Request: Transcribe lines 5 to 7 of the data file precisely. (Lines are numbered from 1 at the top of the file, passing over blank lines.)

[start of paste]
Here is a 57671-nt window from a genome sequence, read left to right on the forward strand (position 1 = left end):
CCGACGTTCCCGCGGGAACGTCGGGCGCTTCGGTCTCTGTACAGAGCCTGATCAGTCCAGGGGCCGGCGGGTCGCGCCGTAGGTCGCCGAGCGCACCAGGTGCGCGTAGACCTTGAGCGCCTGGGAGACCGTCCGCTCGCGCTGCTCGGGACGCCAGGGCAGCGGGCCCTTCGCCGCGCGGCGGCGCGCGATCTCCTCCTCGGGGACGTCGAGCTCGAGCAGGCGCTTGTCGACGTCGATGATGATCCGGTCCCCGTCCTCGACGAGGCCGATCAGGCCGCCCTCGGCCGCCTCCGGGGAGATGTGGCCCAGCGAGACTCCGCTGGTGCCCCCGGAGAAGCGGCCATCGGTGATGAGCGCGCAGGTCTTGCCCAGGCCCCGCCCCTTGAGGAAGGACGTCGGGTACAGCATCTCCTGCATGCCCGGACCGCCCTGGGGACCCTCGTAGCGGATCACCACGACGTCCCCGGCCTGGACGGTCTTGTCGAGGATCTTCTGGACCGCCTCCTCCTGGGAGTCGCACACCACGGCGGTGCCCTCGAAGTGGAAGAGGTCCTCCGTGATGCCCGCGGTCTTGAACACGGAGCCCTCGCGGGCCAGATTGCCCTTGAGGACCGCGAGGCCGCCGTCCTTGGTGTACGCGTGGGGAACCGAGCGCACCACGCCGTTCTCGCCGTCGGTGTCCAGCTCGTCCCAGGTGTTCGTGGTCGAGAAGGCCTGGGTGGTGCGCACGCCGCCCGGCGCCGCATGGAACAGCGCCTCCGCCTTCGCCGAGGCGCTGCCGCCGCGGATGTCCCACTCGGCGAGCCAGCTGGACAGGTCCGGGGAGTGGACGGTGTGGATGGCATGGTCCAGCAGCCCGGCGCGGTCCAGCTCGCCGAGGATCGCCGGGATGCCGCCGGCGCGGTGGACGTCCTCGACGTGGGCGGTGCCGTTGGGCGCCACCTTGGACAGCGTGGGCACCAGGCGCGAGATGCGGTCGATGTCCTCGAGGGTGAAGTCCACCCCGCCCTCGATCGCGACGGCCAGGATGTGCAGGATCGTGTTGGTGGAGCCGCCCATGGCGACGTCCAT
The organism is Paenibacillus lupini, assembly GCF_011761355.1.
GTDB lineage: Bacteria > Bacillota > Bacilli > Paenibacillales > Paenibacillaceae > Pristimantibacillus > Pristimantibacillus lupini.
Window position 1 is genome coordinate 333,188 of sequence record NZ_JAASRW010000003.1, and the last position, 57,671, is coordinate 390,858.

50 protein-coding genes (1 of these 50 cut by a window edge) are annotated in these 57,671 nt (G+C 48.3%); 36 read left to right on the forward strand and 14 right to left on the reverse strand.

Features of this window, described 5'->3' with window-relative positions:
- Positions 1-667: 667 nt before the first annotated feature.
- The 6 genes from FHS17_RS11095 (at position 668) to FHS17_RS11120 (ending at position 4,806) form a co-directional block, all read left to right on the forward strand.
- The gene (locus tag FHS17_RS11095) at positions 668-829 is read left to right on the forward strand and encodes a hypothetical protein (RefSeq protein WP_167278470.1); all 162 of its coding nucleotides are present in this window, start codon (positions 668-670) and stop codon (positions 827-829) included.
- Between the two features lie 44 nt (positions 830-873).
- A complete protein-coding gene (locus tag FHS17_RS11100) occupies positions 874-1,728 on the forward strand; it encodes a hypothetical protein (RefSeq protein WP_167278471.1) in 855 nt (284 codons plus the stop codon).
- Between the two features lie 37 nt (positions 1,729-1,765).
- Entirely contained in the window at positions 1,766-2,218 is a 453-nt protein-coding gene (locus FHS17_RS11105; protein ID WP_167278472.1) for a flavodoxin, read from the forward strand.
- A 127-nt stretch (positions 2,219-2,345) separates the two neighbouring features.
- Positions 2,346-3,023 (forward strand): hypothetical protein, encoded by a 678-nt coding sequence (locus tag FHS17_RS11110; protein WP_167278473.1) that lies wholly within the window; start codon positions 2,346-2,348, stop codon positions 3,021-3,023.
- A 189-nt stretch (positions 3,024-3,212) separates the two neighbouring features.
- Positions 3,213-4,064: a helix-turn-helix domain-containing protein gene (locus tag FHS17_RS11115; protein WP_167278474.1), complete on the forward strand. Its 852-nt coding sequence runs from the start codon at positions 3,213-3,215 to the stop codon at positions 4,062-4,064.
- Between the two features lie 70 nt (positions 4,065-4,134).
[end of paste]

Window position 1 is genome coordinate 333,188 of sequence record NZ_JAASRW010000003.1, and the last position, 57,671, is coordinate 390,858.

50 protein-coding genes (1 of these 50 cut by a window edge) are annotated in these 57,671 nt (G+C 48.3%); 36 read left to right on the forward strand and 14 right to left on the reverse strand.

Features of this window, described 5'->3' with window-relative positions: